You can do almost anything with a smartphone these days, including using it as a repellent against blood-sucking mosquitoes.
South Korean electronics company LG has launched a new smartphone with a feature called Mosquito Away technology, which uses ultrasonic soundwaves to keep the insects away.
The k-series LGK7i is for sale exclusively in India and is priced at 7,990 rupees (S$166).
The mosquito-repellent technology has been a feature of some of the company's air-conditioners, TVs and washing machines, but this is the first time it is included in a mobile phone.
The 8-megapixel camera phone also features a 5-inch display, 2GB of RAM, 16GB of storage space and an unspecified quad-core processor. The device's internal storage can also be expanded up to 256GB via a MicroSD card slot.
The ultrasonic sound waves used to repel mosquitoes are in a frequency above 30kHz, which is above the range of human hearing, said LG on its website.
It added that the frequency is "absolutely safe and harmless for humans" and that "no harmful radiations are emitted".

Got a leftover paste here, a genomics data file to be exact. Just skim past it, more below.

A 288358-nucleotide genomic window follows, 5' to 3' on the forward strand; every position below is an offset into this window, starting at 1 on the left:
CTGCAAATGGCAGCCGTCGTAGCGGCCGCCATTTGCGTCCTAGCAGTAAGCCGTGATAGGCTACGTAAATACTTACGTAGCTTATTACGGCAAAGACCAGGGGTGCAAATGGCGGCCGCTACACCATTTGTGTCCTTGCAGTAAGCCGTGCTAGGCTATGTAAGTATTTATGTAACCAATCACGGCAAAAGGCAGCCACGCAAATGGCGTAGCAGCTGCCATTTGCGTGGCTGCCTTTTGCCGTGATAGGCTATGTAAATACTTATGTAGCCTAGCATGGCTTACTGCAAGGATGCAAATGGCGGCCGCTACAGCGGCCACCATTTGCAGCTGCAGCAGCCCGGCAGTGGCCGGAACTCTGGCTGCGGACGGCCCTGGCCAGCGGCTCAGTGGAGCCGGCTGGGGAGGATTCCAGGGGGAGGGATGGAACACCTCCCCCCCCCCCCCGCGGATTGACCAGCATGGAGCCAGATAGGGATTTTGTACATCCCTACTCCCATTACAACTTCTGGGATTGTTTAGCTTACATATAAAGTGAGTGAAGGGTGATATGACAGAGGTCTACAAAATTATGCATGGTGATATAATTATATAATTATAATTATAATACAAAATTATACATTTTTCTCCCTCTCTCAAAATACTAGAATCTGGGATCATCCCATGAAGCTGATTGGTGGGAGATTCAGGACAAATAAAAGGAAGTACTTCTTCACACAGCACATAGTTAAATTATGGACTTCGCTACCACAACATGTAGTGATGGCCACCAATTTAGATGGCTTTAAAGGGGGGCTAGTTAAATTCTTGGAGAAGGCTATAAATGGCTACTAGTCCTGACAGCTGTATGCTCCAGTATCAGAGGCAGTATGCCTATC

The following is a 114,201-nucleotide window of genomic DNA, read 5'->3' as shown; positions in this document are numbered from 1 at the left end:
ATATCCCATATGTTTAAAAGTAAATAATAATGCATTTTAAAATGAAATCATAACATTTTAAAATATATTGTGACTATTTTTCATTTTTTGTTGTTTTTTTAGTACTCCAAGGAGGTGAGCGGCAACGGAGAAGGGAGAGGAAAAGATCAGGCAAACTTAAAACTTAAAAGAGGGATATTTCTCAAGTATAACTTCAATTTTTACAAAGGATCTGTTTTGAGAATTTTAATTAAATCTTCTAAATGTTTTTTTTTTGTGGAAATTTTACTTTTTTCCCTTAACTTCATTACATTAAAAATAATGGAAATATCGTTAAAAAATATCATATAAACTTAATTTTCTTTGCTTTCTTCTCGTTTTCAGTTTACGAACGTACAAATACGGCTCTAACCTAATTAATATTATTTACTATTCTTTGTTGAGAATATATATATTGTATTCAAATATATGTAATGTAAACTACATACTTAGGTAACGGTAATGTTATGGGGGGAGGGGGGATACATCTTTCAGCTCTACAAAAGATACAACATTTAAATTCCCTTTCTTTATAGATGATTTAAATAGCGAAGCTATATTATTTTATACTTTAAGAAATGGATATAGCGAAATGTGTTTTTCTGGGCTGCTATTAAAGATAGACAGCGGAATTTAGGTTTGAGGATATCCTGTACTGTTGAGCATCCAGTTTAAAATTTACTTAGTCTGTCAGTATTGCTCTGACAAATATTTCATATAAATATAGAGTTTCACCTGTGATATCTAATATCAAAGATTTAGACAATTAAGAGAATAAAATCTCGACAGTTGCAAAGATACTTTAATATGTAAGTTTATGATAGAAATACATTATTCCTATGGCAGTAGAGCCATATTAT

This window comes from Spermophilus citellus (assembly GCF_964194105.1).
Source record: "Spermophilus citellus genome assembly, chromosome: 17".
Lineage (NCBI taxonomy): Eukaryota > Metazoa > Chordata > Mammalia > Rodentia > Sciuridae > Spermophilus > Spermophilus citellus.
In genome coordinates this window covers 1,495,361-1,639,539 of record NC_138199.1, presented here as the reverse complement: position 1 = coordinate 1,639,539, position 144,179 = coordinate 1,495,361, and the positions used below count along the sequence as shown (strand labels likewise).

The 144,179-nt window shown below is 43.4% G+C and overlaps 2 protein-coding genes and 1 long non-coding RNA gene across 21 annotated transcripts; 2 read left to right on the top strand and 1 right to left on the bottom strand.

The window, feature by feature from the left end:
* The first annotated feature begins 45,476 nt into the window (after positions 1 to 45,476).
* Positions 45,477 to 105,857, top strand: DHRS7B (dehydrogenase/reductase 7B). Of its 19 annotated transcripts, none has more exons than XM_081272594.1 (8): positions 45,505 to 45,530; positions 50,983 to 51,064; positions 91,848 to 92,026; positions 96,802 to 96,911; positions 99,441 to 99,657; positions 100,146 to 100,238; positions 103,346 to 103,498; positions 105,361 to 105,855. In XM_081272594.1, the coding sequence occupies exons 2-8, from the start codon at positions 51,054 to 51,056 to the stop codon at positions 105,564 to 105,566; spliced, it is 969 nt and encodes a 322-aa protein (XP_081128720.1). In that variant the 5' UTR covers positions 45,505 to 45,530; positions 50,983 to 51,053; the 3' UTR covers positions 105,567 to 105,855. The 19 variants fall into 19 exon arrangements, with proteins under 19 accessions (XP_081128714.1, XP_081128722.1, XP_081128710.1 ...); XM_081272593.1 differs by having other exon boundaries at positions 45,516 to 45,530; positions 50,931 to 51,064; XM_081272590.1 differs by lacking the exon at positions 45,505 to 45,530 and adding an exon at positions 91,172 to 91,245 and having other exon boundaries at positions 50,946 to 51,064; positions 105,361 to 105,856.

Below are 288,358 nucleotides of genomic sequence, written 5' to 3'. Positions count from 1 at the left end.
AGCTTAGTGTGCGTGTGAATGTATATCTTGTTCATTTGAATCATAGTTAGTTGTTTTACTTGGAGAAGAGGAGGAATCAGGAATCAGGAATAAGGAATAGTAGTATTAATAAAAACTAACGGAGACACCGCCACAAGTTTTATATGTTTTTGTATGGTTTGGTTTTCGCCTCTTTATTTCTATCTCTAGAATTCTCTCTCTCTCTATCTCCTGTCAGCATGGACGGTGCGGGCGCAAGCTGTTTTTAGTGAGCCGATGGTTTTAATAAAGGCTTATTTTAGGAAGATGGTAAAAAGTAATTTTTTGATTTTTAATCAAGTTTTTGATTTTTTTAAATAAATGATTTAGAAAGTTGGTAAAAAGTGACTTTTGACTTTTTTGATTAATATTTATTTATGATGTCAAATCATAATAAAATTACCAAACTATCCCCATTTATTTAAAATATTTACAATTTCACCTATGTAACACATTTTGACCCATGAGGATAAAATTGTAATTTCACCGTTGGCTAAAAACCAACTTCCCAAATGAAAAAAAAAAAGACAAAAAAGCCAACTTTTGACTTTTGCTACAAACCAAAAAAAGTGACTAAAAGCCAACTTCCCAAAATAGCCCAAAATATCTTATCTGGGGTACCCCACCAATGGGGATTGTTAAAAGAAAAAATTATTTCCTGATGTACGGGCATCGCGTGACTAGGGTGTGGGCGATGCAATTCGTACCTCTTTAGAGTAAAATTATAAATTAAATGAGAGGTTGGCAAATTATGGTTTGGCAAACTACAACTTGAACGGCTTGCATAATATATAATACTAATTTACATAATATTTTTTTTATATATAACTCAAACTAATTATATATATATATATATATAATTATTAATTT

The company also claims on its website that about 72 per cent of anopheles gambiae mosquitoes were repelled in clinical trials using the phone's ultrasound technology.
However, some experts have said it is a myth that ultrasonic soundwaves can be used to fend off mosquitoes.
Entomologist Bart Knols, who chairs the advisory board of the Dutch Malaria Foundation, was quoted by the BBC in 2012 that there is "no scientific evidence whatsoever" that ultrasound repels mosquitoes.
He added that people should be protecting themselves with bed nets, lotions and anti-malarial drugs instead of using ultrasound.